For many years international activity regarding the control of dual use CBW technologies has been channelled through three multilateral treaties agreed between states, the 1925 Geneva Protocol, the 1972 Biological Weapons Convention and the 1993 Chemical Weapons Convention. While treaties remain important, general observations of BBW governance in general indicate that many states are now placing more emphasis on non-treaty based control instruments. This observation also extends to the governance of dual use technologies: activities are increasingly carried out through networks, informal initiatives and on various different levels. Traditional international instruments such as the BWC have been complemented by global measures such as UNSCR 1540 and by plurilateral initiatives such as the Proliferation Security Initiative.
In moving away from a centralized governance model, states seem more willing to engage other government and non government actors .There has, for example, been a significant expansion of governmental agencies involved: ministries of the interior, transport, health, trade, science and finance now join traditional government actors (ministries of foreign affairs and defence) in the governance of dual use technologies. And nationally, new bodies, made up of stakeholder groups, have been created to assist in the implementation of governance strategies.
This project examined the involvement of three types of non traditional security actors in activities which govern dual use technologies: international organizations, private industry and civil society.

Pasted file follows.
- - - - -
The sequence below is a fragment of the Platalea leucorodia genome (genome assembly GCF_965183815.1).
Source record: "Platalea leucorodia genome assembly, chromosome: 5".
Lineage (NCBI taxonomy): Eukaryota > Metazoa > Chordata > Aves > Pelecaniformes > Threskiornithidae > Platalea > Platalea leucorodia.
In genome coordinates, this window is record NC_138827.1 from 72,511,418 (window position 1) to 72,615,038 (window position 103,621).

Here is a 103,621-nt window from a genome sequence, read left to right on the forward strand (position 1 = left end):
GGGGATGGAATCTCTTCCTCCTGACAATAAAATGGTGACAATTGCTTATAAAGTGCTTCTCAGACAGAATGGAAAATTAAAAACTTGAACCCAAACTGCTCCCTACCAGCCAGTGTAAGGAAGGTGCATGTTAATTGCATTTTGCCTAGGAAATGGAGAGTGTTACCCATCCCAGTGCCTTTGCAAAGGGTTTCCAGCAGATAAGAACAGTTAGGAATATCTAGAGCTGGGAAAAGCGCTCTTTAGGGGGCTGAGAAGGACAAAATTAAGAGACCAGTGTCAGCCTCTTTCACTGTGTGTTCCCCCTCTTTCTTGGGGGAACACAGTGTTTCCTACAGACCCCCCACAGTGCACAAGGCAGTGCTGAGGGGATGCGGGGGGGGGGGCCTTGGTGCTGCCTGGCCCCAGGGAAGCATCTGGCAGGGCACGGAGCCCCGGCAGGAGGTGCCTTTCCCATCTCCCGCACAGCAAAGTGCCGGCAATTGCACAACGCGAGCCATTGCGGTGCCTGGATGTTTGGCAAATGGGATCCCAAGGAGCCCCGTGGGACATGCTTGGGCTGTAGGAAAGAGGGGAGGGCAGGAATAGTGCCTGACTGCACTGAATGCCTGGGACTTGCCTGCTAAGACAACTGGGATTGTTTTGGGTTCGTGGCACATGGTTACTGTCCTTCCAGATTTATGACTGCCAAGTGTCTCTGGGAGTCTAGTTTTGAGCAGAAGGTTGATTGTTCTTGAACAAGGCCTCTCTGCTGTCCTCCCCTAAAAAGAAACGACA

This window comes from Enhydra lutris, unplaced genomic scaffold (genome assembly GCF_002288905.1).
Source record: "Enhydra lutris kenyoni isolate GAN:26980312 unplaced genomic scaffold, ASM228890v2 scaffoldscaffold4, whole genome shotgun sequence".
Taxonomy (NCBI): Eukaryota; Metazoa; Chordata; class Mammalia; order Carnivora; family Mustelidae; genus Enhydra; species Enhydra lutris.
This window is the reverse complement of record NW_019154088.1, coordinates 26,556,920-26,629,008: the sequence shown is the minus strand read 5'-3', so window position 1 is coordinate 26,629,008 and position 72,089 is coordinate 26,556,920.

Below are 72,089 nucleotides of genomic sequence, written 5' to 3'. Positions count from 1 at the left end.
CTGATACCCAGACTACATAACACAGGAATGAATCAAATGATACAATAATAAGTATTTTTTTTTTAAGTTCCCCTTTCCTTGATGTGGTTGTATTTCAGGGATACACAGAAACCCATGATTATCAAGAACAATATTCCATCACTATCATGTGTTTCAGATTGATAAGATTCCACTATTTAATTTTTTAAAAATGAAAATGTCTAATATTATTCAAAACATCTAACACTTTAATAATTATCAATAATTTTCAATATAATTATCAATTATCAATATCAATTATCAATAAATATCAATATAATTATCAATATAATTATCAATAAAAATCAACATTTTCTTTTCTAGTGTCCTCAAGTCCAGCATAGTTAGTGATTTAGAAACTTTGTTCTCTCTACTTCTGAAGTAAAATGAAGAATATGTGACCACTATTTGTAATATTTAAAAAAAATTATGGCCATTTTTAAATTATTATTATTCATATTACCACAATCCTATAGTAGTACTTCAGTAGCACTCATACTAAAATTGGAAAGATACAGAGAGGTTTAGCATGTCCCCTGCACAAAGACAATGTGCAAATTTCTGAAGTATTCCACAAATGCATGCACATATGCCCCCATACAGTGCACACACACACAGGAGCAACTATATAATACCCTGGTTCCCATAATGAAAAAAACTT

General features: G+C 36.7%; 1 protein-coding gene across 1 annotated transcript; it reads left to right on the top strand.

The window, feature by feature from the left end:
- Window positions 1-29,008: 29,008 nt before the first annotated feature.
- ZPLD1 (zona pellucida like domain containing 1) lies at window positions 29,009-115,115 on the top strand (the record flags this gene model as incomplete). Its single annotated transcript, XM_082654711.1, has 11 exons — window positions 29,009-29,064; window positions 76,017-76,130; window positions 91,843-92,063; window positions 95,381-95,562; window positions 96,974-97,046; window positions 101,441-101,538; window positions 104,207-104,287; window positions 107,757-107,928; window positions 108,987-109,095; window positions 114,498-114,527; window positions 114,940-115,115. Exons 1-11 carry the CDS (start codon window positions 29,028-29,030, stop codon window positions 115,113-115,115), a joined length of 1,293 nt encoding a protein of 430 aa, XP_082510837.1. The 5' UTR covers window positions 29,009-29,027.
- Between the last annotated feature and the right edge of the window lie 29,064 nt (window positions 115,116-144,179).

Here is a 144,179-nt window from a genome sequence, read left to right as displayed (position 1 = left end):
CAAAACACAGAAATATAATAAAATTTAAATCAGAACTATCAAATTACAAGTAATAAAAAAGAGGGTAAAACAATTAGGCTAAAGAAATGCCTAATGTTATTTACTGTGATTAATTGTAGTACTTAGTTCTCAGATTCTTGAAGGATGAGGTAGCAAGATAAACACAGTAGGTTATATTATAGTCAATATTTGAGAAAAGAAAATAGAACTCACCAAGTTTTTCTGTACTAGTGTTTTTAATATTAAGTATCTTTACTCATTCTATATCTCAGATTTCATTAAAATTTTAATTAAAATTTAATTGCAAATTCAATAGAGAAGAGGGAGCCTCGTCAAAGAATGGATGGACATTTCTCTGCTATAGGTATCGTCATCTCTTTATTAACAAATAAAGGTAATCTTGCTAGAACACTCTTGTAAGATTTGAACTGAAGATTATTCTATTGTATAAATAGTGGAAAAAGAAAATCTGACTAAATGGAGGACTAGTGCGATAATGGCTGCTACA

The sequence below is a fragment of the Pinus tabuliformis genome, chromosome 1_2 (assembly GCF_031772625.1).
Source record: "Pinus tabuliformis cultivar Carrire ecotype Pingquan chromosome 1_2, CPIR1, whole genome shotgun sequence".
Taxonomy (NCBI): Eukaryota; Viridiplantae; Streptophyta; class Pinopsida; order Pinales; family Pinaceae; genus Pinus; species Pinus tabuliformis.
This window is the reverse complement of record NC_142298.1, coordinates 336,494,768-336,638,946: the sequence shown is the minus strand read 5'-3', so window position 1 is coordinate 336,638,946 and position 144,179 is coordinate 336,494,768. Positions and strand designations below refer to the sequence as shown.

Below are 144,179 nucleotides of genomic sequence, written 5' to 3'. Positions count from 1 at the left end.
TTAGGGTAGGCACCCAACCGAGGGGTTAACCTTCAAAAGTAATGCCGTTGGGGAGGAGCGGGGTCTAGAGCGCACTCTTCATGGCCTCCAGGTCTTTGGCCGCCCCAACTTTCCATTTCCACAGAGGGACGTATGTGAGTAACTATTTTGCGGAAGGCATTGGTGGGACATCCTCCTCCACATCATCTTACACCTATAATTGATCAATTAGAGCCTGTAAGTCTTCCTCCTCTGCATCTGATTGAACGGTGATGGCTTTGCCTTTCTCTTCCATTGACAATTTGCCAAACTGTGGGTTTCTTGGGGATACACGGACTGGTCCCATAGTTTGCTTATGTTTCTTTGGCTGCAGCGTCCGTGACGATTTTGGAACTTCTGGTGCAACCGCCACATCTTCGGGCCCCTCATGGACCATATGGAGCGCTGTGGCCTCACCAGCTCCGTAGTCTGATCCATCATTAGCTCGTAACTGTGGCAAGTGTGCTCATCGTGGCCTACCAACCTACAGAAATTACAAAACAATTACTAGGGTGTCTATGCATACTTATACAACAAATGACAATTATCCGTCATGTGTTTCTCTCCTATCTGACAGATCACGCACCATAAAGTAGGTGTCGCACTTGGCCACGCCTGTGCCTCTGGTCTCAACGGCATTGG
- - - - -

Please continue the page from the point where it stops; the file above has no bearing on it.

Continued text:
A number of international organizations have begun new initiatives to govern dual use CBW technologies and developed significant collaborative networks. Although states exert a very strong influence on their activities, international organizations also develop new policy ideas and programmes. The OPCW for example has pioneered a new approach to promoting CWC universality and national implementation, involving itself in domestic issues which international organizations had traditionally left to state discretion.
The CBW field offers two quite different examples of industrial action. The chemical industry was enrolled by states and NGOs during the negotiations for the treaty. Working alongside governments to find solutions to technical issues associated with governance of dual use technologies, the chemical industry was an active player in the negotiations of the CWC. This positive example of industrial participation has continued since entry into force with states recognising that the continued support and co-operation of industry is vital to ensuring future success of the CWC.
The role of the pharmaceutical and biotech industries in the BWC framework is less positive. Enrolled when states began negotiation of a compliance-verification protocol, industry representatives objected on technical grounds to some of the governance activities being proposed. Although it alone was not to blame for the collapse of the in 2001, biotech and pharmaceutical companies are only now beginning to re-engage with the dual use governance activities inside the BWC framework.
Civil society has always had influence in framing the CBW problem however it has been permitted only a marginal role in relation to CBW governance activities. This is beginning to change although the extent of civil society involvement is still very limited.
NGOs which are involved in the CBW problem are primarily academic and technical rather than grass-roots movements with the power of mass mobilization. Mimicking developments in other areas of international politics, some established NGOs have taken on the role of service providers for governments and international organisations which lack time and resources.